Q2. Can I withhold rent and other payments due?
Leases require the payment of rent and other sums on set dates and neither the current crisis nor the Act change this principle. In ordinary times non-payment of rent would allow a landlord to change the locks without notice and take back the property by peaceable re-entry (known as ‘forfeiture’). However, the Act suspends the landlord’s ability to take forfeiture action for non-payment of rent until 30th June 2020. The consequence is that no tenant can be removed from their business premises if they fail to make a rent payment in that period. Naturally, that period could be extended if the effective lock-down continues.
Once the period expires the tenant has to pay all of the outstanding rent and other sums due to avoid forfeiture. If a tenant is withholding rent or other sums then they need to budget to catch up on any missed payments in full on or before 30th June 2020 (including the June Quarter payment in advance if applicable).
Q3. Has the landlord waived the right to rent?
No, between 26th March and 30th June the non-payment of rent by a tenant and the lack of any reaction from a landlord will not be deemed to be a waiver by the landlord to the right to be paid rent. Likewise, the postponement period does not act as a waiver of the landlord’s right of re-entry or forfeiture at a later date. The rights are suspended until 30th June, not removed for all time.
Q4. Can I use this opportunity to re-negotiate the terms of my lease?
The position is the same for the landlord and the tenant – Covid-19 in itself does not oblige the parties to agree any change in the terms of the lease. However, most landlords will want to help tenants and secure their long term occupation of the premises (thus securing also rental income and reimbursement of insurance premiums).
Practical trade-offs such as changing from quarterly to monthly rent payment terms or a landlord agreeing a rent-free period in exchange for a tenant giving up its break opportunity may be sensible options. Any re-structuring of the lease contract needs to be properly documented to take effect in law and to avoid the risk of a future dispute. We can help draft such agreements.
Q5. I occupy under a licence, not a lease, am I protected also?
The Act only mentions leases and not other occupational arrangements such as licences. This may be deliberate but it is probably more likely that the speed at which the Bill was passed means that it was not considered. That said, the courts are less interested in what an arrangement is called and instead what an arrangement is, practically. If it has the hallmarks of a lease in law then even a more informal arrangement may be considered a lease and therefore covered by the Act.
Furthermore, courts may well seek to implement the Act based on its spirit rather than the fine detail given the extraordinary times we live in. It is a brave landlord who seeks to run the reputational risk and the wrath of the courts by arguing its case around the margins and shadows of the Act. If you require advice as to the status of your occupation of your premises then please get in touch.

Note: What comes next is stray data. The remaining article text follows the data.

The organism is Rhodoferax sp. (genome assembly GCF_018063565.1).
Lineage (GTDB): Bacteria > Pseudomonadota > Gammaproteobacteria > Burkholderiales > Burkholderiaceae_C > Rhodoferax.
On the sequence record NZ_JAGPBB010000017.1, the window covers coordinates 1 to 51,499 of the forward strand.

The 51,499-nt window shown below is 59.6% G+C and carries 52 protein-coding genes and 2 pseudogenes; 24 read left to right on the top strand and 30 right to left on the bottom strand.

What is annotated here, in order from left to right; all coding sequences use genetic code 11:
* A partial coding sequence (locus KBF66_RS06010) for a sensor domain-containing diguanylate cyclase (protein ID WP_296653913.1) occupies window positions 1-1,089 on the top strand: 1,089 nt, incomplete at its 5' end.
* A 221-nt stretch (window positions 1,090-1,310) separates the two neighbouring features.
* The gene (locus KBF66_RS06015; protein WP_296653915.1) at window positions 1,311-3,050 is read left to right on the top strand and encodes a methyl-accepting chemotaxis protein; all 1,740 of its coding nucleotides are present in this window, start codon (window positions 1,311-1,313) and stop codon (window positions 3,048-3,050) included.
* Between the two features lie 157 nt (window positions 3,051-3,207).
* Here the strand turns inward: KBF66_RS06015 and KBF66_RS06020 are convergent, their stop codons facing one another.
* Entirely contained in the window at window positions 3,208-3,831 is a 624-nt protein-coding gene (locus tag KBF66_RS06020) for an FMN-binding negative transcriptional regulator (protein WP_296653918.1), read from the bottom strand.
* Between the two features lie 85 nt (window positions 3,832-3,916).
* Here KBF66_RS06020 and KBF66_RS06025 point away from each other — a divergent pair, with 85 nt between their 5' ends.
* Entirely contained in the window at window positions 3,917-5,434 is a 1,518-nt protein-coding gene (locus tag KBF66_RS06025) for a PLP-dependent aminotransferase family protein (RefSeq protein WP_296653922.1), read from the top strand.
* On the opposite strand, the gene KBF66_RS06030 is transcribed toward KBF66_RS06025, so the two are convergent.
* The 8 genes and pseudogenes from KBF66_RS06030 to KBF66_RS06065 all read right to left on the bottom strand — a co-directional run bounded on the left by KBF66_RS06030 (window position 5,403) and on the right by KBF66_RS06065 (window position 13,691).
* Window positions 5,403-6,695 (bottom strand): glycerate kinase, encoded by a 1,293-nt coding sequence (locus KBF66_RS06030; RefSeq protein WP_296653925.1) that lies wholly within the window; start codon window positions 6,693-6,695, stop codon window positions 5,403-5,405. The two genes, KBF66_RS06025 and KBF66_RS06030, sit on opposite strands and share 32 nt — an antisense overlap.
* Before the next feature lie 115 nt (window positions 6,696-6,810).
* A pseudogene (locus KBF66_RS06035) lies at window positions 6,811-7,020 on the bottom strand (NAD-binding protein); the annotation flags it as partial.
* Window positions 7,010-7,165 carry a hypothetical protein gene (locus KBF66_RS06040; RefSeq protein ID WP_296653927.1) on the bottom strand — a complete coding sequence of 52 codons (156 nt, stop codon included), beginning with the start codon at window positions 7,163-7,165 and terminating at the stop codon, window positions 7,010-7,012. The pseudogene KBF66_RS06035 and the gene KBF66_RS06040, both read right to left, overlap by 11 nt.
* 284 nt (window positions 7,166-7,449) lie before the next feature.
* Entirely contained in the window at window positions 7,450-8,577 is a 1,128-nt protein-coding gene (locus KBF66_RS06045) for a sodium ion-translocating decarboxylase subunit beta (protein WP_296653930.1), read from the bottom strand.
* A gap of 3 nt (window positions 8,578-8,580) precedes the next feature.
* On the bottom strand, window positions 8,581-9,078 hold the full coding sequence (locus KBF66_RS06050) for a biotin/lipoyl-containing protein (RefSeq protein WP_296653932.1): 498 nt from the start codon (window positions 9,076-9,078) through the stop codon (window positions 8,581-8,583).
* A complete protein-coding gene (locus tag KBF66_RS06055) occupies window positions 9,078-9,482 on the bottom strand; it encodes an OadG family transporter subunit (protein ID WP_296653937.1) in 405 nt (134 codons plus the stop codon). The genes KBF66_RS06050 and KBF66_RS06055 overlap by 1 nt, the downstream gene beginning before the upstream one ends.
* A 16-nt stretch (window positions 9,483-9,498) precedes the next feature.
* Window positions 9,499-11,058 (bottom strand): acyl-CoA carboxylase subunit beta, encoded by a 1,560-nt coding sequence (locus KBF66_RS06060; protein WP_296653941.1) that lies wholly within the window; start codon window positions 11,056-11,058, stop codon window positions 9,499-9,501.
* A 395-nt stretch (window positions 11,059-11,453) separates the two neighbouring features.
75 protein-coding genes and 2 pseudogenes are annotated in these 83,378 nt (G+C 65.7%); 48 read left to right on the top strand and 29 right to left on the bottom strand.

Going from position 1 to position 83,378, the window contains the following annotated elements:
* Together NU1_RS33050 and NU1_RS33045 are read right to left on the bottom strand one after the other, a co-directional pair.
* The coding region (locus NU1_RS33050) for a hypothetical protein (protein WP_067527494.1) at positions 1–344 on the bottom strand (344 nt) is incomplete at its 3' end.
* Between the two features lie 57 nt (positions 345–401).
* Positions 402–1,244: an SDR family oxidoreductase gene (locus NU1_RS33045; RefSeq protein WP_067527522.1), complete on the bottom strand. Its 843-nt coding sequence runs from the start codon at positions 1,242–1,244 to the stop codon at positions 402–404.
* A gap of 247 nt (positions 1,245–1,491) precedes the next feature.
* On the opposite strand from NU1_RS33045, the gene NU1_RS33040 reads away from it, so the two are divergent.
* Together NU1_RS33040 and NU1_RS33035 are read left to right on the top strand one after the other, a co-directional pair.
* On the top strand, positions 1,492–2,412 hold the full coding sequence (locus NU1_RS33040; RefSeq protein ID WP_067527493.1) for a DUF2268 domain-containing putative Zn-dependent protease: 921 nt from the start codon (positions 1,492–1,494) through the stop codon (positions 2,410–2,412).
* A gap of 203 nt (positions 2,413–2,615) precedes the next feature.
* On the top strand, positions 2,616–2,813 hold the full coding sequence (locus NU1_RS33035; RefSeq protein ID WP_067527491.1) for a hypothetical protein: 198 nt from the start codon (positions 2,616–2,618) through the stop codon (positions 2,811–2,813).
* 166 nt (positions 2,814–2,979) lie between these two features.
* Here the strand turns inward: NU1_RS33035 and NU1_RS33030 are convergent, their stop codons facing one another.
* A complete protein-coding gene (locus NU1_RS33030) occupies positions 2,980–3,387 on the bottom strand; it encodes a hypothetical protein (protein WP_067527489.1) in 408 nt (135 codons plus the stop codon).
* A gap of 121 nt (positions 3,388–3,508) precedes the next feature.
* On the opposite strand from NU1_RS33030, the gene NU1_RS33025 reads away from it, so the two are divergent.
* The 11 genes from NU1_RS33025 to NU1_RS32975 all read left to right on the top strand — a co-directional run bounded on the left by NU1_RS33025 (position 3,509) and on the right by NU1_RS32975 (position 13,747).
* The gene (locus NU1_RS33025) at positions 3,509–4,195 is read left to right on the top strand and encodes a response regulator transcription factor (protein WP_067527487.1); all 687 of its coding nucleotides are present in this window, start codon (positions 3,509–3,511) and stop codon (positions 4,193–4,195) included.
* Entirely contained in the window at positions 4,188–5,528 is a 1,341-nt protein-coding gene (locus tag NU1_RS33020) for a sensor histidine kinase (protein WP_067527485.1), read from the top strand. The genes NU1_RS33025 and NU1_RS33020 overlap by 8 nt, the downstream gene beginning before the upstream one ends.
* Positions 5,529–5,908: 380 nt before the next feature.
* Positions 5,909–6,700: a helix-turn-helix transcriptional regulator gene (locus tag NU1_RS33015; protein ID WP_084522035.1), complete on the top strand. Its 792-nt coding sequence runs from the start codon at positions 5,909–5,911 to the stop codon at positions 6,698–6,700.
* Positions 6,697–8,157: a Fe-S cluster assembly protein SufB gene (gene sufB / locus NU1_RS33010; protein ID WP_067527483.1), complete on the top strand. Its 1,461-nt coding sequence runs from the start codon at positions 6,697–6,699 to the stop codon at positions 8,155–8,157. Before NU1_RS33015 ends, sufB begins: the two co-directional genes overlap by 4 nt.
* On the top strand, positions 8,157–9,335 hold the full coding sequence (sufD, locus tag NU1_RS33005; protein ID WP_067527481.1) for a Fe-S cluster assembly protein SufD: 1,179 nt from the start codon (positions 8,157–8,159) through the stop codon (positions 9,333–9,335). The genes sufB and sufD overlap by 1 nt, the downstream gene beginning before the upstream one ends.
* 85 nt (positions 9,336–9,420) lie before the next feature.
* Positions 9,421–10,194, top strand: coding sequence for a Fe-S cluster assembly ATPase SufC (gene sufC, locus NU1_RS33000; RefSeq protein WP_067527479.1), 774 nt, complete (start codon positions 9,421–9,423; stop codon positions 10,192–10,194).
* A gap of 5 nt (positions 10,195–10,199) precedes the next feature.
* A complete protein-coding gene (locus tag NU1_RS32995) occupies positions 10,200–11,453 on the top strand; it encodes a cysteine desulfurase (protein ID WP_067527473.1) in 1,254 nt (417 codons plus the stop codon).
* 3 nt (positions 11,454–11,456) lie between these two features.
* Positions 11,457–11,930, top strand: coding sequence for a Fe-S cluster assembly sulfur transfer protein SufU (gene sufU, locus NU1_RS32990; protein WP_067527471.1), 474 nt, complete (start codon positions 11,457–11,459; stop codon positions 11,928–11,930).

Q6. My lease states that I have to stay open between certain hours. Can the landlord claim I am breaching the lease if I have been ordered to close during a lockdown?
Leases generally require the parties to observe legislation and so if the Government has ordered for certain premises to remain closed then it is very unlikely a court would entertain a landlord’s claim for breach of tenant obligations in these circumstances.
Q7. I run a restaurant but now want to provide take-away food. Am I in breach of my planning permission?
The Act implements a new permitted development right to allow a change of use to takeaway food where the current use for the premises is within A3 (restaurants and cafes) and/or A4 (drinking establishments and pubs), but the local council must be informed and permitted trading hours for hot food takeaways must still be observed.
This new provision applies until 23rd March 2021.
Tenants should still check that they are not breaching any prohibition within their lease as some leases will include specific use exclusions to protect nearby tenants of the same landlord.
Any change or relaxation to permitted use clauses within a lease will still need to be agreed with a landlord before the change is implemented and it is hoped that landlords will be reasonable. We can help with drafting any agreement between landlord and tenant to implement such temporary changes.
If you are unsure where you legally stand in terms of the Coronavirus Act 2020, please contact one of our Commercial Property experts Ian Millington by email or phone for a free initial discussion about your particular circumstances.
We recommend that you seek professional advice before taking any action.
Read the Institute for Government’s details about the Coronavirus Act 2020 here.